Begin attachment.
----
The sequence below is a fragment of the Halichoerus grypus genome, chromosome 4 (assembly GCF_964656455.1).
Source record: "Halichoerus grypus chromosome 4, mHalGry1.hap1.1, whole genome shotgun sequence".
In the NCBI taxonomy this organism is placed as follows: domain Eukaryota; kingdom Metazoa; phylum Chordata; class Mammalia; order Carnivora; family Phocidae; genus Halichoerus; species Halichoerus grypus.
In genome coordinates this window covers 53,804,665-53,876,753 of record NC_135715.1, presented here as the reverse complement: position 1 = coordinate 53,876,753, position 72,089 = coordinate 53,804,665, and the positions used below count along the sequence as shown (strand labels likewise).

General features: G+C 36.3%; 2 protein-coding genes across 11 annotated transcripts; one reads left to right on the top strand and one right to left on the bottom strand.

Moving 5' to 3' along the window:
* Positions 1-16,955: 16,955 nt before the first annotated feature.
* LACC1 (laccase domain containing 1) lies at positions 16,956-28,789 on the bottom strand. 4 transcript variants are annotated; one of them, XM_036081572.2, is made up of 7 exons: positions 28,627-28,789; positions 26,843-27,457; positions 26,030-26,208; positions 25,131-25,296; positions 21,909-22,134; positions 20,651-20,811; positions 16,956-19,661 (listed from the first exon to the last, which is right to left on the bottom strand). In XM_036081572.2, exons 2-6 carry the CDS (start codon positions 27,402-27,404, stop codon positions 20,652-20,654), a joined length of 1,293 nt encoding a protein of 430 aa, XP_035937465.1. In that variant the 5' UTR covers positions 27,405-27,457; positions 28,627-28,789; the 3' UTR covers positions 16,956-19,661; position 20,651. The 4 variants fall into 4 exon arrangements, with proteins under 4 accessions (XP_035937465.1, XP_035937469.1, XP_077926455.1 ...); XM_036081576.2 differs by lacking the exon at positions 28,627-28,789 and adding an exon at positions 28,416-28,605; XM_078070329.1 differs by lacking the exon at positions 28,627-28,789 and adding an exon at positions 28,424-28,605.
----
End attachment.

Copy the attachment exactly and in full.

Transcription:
The sequence below is a fragment of the Halichoerus grypus genome, chromosome 4 (assembly GCF_964656455.1).
Source record: "Halichoerus grypus chromosome 4, mHalGry1.hap1.1, whole genome shotgun sequence".
In the NCBI taxonomy this organism is placed as follows: domain Eukaryota; kingdom Metazoa; phylum Chordata; class Mammalia; order Carnivora; family Phocidae; genus Halichoerus; species Halichoerus grypus.
In genome coordinates this window covers 53,804,665-53,876,753 of record NC_135715.1, presented here as the reverse complement: position 1 = coordinate 53,876,753, position 72,089 = coordinate 53,804,665, and the positions used below count along the sequence as shown (strand labels likewise).

General features: G+C 36.3%; 2 protein-coding genes across 11 annotated transcripts; one reads left to right on the top strand and one right to left on the bottom strand.

Moving 5' to 3' along the window:
* Positions 1-16,955: 16,955 nt before the first annotated feature.
* LACC1 (laccase domain containing 1) lies at positions 16,956-28,789 on the bottom strand. 4 transcript variants are annotated; one of them, XM_036081572.2, is made up of 7 exons: positions 28,627-28,789; positions 26,843-27,457; positions 26,030-26,208; positions 25,131-25,296; positions 21,909-22,134; positions 20,651-20,811; positions 16,956-19,661 (listed from the first exon to the last, which is right to left on the bottom strand). In XM_036081572.2, exons 2-6 carry the CDS (start codon positions 27,402-27,404, stop codon positions 20,652-20,654), a joined length of 1,293 nt encoding a protein of 430 aa, XP_035937465.1. In that variant the 5' UTR covers positions 27,405-27,457; positions 28,627-28,789; the 3' UTR covers positions 16,956-19,661; position 20,651. The 4 variants fall into 4 exon arrangements, with proteins under 4 accessions (XP_035937465.1, XP_035937469.1, XP_077926455.1 ...); XM_036081576.2 differs by lacking the exon at positions 28,627-28,789 and adding an exon at positions 28,416-28,605; XM_078070329.1 differs by lacking the exon at positions 28,627-28,789 and adding an exon at positions 28,424-28,605.